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BST’s New All-Electric Motorcycle Is a Futuristic Look at the Past

A collaboration with bike designer Pierre Terblanche, the all-electric BST-HyperTEK is one of four models planned by the manufacturer.

The BST-HyperTEK electric motorcycle. Photo: Courtesy of BST.

Based in South Africa, carbon-fiber experts Blackstone Tek (BST) and world-renowned motorcycle designer Pierre Terblanche have joined forces to create an electric motorcycle unlike any other—the BST-HyperTEK. Unveiled to the public at the EICMA Show in Milan last November, the carbon-fiber monocoque–framed BST-HyperTEK is the first motorcycle created by BST—a company more known for creating some of the world’s finest carbon-fiber wheels. And Terblanche is recognized for his renowned work with the Ducati Supermono, Ducati Sport Classic and various Confederate Motorcycle designs, among others.

The bike is powered by a DHX Hawk electric motor that’s good for roughly 107 hp, 88 ft lbs of instant torque. Weighing a claimed 450 pounds, the HyperTEK is the first of what BST plans to be a four-bike lineup, which will also include a Hypermotard, a cafe racer and one more model that “will be a bit more innovative,” according to Terblanche.

The BST-HyperTEK electric motorcycle.

The BST-HyperTEK electric motorcycle.  Photo: Courtesy of BST.

“I believe bikes have become much more sophisticated and reliable but, fundamentally, have remained the same,” says Terblanche. “Most current manufacturers design bikes according to their heritage and marketing requirements. For example, narrow angle V-twins made a lot of sense in 1910 but not that much now—except to the client who is buying into a lifestyle. This is the same for boxers and L-shape V-twins. Electric motorcycles are interesting in as far as there currently is no heritage to have to follow. It’s all new.”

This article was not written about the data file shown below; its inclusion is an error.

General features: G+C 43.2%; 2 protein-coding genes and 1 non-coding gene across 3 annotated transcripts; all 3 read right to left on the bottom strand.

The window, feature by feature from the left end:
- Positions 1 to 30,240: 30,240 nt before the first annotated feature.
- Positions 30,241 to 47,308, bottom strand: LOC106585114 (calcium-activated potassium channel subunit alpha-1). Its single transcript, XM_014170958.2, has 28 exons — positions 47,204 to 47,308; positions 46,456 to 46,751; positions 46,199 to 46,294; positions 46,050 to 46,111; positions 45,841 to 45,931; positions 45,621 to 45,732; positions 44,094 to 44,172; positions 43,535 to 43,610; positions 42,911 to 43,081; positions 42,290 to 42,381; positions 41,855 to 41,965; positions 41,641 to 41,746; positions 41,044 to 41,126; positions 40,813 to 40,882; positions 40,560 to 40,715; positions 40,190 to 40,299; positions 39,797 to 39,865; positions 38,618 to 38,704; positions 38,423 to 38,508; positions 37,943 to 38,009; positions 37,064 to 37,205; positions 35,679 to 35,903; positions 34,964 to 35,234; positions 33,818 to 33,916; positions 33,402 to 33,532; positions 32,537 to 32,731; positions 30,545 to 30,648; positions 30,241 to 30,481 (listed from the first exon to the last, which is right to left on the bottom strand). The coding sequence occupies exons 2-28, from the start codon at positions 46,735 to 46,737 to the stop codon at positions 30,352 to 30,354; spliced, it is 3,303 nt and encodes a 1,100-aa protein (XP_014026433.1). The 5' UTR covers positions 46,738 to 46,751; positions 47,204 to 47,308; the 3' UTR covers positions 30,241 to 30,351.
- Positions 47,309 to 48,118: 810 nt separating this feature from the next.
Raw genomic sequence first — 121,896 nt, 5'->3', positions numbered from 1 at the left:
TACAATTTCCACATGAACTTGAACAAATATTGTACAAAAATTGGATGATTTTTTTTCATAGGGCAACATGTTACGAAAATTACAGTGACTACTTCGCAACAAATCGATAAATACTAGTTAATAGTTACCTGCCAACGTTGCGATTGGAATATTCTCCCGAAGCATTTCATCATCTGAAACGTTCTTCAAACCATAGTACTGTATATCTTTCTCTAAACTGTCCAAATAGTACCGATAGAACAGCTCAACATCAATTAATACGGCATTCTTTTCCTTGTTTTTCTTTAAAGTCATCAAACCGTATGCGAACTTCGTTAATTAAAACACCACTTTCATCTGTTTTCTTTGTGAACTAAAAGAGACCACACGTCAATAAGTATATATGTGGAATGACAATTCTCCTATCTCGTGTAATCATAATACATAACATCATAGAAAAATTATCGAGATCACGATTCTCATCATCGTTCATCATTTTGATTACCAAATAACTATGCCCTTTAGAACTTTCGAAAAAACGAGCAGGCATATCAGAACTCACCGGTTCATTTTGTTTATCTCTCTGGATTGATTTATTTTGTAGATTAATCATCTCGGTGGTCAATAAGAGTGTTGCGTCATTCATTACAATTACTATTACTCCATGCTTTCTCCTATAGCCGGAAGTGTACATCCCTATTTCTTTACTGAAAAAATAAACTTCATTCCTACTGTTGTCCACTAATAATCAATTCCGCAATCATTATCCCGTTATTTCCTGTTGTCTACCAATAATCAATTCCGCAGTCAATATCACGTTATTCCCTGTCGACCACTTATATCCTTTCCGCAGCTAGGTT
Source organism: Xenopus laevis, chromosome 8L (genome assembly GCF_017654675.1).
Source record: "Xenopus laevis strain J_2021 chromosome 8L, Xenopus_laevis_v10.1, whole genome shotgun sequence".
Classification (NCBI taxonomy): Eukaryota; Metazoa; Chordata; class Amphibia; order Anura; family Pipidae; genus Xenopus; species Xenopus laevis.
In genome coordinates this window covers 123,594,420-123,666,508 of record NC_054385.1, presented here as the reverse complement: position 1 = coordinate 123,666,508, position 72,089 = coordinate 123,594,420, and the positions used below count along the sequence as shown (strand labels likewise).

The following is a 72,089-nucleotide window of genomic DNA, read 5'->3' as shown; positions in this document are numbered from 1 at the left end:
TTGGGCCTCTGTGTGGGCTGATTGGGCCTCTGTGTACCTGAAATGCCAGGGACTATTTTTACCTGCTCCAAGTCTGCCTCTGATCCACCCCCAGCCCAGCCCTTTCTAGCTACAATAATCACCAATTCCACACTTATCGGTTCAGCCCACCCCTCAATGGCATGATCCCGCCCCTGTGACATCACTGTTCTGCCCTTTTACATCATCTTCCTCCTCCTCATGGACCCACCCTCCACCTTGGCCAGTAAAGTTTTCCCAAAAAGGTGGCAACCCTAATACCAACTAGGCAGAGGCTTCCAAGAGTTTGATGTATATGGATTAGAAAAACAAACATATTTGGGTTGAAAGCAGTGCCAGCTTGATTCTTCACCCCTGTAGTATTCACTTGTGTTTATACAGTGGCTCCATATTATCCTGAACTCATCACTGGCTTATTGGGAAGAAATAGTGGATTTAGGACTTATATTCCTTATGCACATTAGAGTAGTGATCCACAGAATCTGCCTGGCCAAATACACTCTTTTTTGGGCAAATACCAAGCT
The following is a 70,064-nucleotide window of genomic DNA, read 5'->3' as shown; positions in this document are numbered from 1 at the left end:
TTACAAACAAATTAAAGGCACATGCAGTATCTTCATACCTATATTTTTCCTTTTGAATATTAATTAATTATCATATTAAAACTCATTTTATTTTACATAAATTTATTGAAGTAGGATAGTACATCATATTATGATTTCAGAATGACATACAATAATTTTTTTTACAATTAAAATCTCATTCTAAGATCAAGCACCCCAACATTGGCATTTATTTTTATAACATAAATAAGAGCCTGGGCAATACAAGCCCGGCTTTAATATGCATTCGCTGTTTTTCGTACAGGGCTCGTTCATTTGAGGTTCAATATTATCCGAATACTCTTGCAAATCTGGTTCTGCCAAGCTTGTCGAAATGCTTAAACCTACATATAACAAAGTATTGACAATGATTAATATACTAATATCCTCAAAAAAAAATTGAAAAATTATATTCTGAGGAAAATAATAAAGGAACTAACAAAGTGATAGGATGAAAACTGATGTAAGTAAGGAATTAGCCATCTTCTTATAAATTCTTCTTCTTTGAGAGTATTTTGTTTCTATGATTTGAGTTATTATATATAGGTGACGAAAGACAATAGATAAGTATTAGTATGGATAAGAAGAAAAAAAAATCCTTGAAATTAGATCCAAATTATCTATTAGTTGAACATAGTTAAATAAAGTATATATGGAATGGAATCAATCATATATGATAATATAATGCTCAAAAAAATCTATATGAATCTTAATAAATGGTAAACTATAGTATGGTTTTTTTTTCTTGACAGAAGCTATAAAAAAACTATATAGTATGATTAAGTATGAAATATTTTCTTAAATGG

Terblanche’s blank canvas saw him look to great designs of the past, but with a firm eye on the future when crafting the HyperTEK.  “The idea for the project was to follow the same design procedure as used on a Norton Manx or an AJS Porcupine,” he says, highlighting two of the great British designs of the 1950s. “The technical parts like the fork, frame, motor, battery pack, drive-cases and swingarm were the key design elements of the bike as it was going to have as little bodywork as possible.”

The BST-HyperTEK electric motorcycle.

The bike makes approximately 107 hp and 88 ft lbs of torque.  Photo: Courtesy of BST.

The HyperTEK is somewhat of a shapeshifter. The side panels, where a conventional petrol tank would normally sit, can be adjusted for width and angle, and the seat can be adjusted up to 1.7 inches. The rider will utilize a Japanese-made Cross X1 helmet that features head-up display, although Terblanche mentions that there will be a kit for those riders wishing to keep their Arai or Shoei helmets in use.

Terblanche also addressed one of the main issues affecting the electronic motorcycle space, that of sound. Again, he looked to the past, but his answer may surprise you.

“My feeling is the absence of sound makes the bikes less appealing,” he says. “Seeing that all EV vehicles have to have sound [per legislation], it also made sense to add a sound generator to the bike. The HyperTEK bike at the EICMA exhibition had a V1 Rocket jet sound installed and it sounds amazing. A clutch was added to help with burnouts, wheelies and revving it at your local pub. All fun stuff.”

The BST-HyperTEK electric motorcycle.

With little bodywork, the bike relies on the fork, frame, motor, battery pack, drive-cases and swingarm as key design elements.  Photo: Courtesy of BST.

Expect the BST-HyperTEK to cost about $80,000, although final price is yet to be determined, but you will be getting a truly unique motorcycle penned by one of the great designers of our time. “This is the best work I have ever done,” Terblanche admits. Big words, considering this man’s track record.

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